1 In 3 Say Advertisers Shouldn't Appear Near News About COVID-19 Deaths, Study Finds

Around one out of three web users say companies shouldn't advertise next to news articles about COVID-19 deaths, as well as articles about police brutality and civil unrest, according to a new survey.

The survey, conducted last month by the industry organizations Trustworthy Accountability Group and Brand Safety Institute, examined consumers' attitudes toward advertising around various types of content -- ranging from hate speech to pornography to news articles. For the report, the organizations questioned 1,143 U.S. adults, via SurveyMonkey.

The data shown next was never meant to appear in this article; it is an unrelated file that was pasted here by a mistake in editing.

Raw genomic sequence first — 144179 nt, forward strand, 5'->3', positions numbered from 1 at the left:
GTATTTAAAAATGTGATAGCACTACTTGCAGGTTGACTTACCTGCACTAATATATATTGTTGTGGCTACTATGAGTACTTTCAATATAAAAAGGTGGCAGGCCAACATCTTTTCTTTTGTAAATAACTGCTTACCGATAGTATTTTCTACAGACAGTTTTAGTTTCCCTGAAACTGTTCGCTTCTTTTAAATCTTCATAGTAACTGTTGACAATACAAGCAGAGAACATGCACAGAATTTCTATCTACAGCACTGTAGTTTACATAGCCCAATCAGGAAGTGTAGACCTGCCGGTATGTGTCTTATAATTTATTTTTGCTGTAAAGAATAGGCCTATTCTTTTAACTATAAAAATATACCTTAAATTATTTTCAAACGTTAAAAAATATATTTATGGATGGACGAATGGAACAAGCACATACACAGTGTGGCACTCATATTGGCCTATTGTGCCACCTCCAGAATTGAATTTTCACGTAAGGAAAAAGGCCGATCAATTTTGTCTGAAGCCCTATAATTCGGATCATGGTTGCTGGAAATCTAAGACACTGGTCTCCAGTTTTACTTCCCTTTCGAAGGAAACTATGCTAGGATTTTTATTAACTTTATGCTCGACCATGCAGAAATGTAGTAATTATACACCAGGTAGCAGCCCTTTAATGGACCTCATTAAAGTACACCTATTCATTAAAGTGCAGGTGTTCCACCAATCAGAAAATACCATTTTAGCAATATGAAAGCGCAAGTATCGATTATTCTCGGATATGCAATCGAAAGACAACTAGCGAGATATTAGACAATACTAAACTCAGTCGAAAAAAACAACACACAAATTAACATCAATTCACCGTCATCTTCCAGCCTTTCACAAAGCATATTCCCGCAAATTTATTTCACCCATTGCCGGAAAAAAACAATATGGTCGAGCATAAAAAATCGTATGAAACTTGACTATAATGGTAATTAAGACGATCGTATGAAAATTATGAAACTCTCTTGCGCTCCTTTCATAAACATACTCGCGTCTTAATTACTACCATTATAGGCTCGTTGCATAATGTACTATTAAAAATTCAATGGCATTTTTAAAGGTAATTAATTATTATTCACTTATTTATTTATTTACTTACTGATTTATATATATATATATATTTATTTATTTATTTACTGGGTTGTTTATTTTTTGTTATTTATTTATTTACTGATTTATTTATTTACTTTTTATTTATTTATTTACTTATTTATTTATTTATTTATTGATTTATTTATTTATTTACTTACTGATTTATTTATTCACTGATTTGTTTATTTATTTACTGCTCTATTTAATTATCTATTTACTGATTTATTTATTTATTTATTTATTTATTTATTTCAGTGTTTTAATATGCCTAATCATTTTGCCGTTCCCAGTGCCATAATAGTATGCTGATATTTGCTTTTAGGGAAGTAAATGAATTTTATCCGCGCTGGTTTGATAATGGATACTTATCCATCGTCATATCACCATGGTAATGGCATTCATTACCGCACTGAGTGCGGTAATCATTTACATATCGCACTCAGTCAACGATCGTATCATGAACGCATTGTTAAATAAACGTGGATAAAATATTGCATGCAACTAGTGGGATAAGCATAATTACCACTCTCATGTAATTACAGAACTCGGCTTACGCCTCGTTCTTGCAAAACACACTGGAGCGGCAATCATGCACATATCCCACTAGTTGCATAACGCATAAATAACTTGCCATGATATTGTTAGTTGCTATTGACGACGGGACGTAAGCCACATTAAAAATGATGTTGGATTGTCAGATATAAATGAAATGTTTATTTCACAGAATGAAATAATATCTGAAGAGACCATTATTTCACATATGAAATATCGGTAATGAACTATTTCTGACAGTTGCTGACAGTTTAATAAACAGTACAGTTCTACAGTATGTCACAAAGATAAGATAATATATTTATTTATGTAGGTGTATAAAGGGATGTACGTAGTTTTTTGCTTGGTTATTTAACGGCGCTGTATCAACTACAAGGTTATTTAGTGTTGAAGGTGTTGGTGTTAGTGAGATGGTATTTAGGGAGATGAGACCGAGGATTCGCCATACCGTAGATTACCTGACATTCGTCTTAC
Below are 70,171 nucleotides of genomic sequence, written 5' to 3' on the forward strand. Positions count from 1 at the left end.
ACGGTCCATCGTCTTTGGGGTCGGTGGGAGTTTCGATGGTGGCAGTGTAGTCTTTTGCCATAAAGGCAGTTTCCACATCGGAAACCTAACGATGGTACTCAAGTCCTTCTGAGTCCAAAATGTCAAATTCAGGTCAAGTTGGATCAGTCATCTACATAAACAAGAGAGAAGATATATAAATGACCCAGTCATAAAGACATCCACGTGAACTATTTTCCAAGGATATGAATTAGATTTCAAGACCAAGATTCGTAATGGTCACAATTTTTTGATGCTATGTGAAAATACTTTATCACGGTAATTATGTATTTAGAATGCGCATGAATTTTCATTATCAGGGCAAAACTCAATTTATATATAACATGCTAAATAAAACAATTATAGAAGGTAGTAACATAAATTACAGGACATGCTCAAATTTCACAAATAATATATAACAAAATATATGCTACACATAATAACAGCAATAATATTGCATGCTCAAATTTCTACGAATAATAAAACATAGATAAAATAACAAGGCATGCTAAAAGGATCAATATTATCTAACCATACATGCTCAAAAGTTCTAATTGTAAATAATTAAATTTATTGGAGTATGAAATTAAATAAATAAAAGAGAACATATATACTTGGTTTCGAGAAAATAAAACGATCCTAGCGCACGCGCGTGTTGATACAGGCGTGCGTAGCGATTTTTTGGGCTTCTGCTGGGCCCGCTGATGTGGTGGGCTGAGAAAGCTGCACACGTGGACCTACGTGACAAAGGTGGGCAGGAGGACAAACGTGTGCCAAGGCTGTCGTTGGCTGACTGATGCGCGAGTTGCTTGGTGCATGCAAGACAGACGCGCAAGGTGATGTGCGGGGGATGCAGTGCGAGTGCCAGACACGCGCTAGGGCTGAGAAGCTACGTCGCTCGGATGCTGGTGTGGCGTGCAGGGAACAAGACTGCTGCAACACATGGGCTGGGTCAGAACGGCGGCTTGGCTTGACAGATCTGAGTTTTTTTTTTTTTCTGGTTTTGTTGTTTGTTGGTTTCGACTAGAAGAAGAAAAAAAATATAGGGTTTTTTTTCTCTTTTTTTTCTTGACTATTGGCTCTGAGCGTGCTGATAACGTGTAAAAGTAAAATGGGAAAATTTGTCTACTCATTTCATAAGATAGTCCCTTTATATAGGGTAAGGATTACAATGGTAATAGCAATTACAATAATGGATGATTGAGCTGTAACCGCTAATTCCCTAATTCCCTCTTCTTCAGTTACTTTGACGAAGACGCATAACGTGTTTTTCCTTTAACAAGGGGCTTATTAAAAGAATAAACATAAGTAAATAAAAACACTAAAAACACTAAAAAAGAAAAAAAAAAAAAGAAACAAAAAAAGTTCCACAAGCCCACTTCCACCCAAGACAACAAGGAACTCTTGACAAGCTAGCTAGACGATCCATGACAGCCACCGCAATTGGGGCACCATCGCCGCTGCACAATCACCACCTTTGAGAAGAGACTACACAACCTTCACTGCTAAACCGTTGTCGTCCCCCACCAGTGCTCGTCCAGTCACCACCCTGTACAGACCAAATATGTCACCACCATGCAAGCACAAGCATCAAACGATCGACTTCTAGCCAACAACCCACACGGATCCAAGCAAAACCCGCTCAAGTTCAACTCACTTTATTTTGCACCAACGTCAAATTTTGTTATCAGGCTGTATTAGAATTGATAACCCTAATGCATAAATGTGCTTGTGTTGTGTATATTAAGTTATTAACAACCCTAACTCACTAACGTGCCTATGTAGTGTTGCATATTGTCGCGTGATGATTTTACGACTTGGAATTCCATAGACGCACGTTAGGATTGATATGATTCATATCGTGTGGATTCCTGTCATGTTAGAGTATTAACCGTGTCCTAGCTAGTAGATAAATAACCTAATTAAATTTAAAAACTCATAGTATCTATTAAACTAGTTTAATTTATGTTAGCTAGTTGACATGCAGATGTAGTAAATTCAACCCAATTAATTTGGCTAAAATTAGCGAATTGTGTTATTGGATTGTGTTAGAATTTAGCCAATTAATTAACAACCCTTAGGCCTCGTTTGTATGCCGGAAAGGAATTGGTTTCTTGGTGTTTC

Among other questions, respondents were asked which types of news, if any, advertisers should avoid.

Approximately 39% of respondents said advertisers shouldn't appear adjacent to stories about “mass shootings in schools or other locations,” while 33.5% said advertisers should eschew placement near “violent riots or civil unrest,” 32% said companies should avoid advertising near stories about police brutality, and 30% said companies shouldn't place ads near stories about “COVID-19 deaths or tragedies.”

Four in 10 respondents considered all news coverage appropriate for ads.

Most people surveyed thought advertisers should avoid certain other categories of content. Nearly three in four respondents (73.5%) said advertisers should prevent ads from running near hate speech, while 68% said companies should avoid placing ads near pornography, and more than half (54%) said advertisers should steer clear of pirated movies or tv shows.

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